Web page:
Free a stream from ivy

The plant fibre from the ivy can be used to weave baskets, art or nets for stream bank restoration

Release a stream and feel good about it!  Join the Campbell River Museum and community partners in creating eco-art while restoring natural areas.

Greenways Land Trust has organized an Ivy pull on May 9, 10 a.m. – 12 noon just off Erickson Road, near the Island Highway, (look for the Greenways Land Trust Volunteer sign). You can remove the Ivy blanketing the riparian area around Willow Creek while enjoying a peaceful morning in dappled forest light near a burbling stream.  As a companion project, the Museum at Campbell River and the Campbell River Arts Council are organizing a Weaving with Ivy workshop on May 23, 1-3 p.m., at the Sybil Andrews Cottage in Willow Point.   Local First Nation’s artist Wayne Bell will lead the workshop.

Ken Blackburn, public programmer for the Museum and Director of the Arts Council, envisions this as a multi-faceted project with further invasive pulls, walks, talks and weaving workshops throughout 2015 including: Himalayan blackberry in July and yellow flag Iris in late summer. The aim is to ‘create community’ through weaving with invasive plant materials.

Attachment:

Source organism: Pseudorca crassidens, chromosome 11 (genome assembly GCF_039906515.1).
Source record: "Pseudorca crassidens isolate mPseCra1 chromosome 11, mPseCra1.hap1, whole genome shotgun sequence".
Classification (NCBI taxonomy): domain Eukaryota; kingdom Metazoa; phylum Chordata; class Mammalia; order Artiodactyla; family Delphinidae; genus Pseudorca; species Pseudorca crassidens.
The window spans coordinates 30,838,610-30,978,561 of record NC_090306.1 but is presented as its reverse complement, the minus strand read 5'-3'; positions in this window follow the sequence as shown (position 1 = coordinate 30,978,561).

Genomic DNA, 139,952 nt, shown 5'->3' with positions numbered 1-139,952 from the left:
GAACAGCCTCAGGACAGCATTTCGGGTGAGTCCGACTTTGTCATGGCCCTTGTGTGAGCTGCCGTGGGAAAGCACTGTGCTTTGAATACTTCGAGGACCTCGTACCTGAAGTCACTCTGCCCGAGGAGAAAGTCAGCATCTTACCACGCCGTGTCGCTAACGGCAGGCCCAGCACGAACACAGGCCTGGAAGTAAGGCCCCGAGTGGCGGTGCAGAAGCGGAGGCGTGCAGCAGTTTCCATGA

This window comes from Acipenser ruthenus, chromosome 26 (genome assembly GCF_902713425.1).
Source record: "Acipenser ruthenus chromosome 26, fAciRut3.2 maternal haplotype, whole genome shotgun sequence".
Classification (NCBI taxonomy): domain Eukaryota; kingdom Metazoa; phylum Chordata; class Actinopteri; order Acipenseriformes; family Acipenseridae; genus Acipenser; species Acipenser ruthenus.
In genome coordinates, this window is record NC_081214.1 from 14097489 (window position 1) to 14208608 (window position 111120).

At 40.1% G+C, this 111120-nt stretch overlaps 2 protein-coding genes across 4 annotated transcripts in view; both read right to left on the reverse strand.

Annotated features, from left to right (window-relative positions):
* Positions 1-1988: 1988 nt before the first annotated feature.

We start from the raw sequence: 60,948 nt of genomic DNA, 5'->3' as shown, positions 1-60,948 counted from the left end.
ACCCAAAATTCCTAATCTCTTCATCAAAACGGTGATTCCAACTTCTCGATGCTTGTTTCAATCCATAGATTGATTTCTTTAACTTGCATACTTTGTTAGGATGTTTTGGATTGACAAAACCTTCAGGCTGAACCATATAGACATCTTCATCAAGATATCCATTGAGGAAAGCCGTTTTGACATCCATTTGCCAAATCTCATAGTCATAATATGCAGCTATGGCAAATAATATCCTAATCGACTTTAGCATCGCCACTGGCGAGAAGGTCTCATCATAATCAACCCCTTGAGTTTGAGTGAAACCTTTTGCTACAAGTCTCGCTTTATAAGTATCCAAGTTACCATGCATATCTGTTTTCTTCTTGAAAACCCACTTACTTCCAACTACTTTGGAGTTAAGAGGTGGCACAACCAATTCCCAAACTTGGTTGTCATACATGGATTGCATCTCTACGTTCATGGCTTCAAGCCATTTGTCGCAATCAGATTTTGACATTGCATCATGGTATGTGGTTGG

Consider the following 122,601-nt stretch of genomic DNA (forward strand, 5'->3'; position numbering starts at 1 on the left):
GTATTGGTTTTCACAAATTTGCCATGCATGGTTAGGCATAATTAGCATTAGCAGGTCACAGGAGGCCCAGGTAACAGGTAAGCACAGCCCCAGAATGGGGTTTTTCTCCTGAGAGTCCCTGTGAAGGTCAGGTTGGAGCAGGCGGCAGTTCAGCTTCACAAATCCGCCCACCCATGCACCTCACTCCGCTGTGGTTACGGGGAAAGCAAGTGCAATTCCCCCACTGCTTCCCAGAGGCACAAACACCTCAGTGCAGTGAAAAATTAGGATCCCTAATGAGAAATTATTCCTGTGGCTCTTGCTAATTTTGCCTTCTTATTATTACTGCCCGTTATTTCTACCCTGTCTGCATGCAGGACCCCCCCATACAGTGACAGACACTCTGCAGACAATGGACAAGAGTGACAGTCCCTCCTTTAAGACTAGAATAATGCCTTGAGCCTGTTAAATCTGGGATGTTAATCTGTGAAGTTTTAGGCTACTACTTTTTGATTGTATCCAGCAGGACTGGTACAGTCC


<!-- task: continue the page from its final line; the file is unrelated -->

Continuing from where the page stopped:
Blackburn says, “The partnership between Greenways, the Museum and the Arts Council represent environmental, historic and artistic approaches to dealing with invasive plants.  Over the next year we hope to put on a number of programs and workshops that creatively explore how communities can come together to address a local concern.  Ecology based art forms, or ‘eco-art’, are an advanced way of working together to address both environmental issues and foster local creativity.”

“It’s a win, win, win project all around,” said Luisa Richardson, the project initiator. “From spending relaxing time in nature, restoring native habitat, creating art projects for community and schools, learning to make items from locally sourced materials…the possibilities are endless.”

The plant fibre from the ivy can be used to weave baskets, art or nets for stream bank restoration. The newly released ground will allow native plants to re-establish in the area.

Join them on May 9, 10 a.m. – noon for the first ivy pull and/or May 2 noon to 2 p.m. for the first weaving workshop. Call Luisa at 250-202-3266, or email Lu.rich52@gmail.com for more info. If you would like to join the ongoing project of creating community through eco-art, send  your contact info and we can keep you in the loop.  The cost for the workshop is $35. Call 250-287-3103 to register for the May 23 weaving workshop.